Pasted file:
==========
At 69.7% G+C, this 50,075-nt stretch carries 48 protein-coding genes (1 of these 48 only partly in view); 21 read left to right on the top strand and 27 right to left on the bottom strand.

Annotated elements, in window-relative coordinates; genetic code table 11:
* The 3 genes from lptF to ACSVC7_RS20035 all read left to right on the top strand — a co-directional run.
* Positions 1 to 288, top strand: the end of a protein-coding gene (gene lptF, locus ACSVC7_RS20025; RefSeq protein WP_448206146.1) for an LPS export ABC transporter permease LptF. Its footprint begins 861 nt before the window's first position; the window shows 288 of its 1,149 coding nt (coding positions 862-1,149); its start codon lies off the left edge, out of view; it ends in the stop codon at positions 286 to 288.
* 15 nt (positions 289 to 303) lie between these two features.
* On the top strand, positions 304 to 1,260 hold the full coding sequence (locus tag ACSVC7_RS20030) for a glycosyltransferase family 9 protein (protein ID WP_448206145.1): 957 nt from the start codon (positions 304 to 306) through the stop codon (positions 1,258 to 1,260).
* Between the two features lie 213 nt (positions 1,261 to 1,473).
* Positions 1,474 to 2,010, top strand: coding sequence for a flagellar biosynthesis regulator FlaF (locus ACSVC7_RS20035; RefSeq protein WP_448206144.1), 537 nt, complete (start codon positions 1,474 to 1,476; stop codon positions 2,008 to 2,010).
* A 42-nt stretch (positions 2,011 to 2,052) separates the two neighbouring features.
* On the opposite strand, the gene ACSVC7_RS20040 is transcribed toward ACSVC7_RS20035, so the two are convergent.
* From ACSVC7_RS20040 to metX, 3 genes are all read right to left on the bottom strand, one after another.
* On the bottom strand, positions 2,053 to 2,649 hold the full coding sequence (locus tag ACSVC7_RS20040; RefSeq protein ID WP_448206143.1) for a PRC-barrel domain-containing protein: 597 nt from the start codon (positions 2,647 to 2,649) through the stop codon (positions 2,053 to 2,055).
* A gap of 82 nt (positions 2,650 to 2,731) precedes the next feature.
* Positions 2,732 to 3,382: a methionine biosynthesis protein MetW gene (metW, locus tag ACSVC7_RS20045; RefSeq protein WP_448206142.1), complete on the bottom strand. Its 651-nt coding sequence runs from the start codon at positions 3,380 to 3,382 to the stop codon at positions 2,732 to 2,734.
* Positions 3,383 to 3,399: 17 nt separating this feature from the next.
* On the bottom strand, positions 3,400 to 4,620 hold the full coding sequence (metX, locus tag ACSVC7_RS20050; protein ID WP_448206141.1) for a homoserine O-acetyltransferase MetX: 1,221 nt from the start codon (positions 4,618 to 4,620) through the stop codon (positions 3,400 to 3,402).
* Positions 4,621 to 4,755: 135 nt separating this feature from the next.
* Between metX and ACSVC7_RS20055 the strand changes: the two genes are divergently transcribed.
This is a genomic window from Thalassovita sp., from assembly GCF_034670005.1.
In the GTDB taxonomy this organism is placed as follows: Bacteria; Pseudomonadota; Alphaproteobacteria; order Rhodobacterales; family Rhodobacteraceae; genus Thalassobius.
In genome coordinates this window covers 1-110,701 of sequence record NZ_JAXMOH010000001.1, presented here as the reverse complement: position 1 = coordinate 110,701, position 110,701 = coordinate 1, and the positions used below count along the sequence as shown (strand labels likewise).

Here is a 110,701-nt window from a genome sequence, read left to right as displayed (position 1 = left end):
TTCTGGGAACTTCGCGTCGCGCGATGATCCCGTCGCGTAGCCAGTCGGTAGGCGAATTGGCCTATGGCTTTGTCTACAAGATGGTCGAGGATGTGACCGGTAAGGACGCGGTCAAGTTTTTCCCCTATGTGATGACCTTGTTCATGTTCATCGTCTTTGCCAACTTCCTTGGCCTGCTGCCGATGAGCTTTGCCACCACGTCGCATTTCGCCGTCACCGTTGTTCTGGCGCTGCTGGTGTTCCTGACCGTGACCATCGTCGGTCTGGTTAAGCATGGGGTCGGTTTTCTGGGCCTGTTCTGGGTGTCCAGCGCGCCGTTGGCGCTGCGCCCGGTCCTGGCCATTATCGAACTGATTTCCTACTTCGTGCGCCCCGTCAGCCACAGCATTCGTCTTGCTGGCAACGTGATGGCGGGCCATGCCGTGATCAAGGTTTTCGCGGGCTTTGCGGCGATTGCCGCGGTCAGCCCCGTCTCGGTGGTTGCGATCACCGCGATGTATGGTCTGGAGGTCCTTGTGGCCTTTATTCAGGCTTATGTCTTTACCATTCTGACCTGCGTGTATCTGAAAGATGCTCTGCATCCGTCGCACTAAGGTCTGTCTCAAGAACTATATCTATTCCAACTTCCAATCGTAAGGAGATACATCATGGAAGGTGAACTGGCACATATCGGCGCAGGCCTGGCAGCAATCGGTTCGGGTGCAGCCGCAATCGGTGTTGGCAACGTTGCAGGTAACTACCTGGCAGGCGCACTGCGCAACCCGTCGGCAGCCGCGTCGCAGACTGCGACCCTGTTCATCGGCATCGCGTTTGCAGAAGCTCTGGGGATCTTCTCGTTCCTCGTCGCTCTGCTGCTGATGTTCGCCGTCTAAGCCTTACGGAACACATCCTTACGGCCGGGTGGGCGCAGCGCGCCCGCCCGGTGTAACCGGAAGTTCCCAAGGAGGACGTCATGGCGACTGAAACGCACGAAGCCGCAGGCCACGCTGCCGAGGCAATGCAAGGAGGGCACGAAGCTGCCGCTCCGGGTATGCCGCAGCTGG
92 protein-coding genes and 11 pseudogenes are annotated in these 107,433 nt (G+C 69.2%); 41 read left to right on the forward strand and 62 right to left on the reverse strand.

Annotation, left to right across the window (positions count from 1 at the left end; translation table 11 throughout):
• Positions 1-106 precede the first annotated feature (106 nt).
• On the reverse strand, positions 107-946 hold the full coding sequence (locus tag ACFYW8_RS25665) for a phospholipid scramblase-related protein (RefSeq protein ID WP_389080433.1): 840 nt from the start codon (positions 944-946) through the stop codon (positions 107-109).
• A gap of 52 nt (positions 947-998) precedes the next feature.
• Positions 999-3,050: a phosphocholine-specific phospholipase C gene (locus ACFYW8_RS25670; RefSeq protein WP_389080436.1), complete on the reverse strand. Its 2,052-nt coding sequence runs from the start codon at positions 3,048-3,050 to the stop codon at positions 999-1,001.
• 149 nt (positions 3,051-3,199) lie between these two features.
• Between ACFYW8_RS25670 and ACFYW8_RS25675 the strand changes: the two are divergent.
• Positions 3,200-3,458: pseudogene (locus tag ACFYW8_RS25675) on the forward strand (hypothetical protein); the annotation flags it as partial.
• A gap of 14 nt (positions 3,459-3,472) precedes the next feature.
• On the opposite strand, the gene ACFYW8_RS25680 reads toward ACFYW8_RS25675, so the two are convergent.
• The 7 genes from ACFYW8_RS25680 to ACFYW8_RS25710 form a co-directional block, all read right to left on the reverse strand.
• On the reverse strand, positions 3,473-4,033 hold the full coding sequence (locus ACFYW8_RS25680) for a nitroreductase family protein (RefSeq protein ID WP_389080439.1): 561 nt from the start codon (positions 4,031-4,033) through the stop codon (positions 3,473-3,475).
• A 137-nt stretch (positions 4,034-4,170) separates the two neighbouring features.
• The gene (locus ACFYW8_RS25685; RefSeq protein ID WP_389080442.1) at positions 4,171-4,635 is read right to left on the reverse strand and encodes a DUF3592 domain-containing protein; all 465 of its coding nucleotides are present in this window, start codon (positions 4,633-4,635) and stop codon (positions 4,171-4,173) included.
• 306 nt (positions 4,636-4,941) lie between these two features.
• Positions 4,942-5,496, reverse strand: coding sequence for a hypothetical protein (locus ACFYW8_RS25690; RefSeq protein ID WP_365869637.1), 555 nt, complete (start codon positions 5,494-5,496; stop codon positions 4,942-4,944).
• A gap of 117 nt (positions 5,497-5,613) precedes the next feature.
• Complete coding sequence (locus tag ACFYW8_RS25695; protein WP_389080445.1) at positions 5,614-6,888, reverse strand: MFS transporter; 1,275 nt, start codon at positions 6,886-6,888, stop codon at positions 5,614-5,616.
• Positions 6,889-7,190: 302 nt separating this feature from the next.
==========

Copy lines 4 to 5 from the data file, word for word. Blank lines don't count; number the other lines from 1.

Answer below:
* Positions 1 to 288, top strand: the end of a protein-coding gene (gene lptF, locus ACSVC7_RS20025; RefSeq protein WP_448206146.1) for an LPS export ABC transporter permease LptF. Its footprint begins 861 nt before the window's first position; the window shows 288 of its 1,149 coding nt (coding positions 862-1,149); its start codon lies off the left edge, out of view; it ends in the stop codon at positions 286 to 288.
* 15 nt (positions 289 to 303) lie between these two features.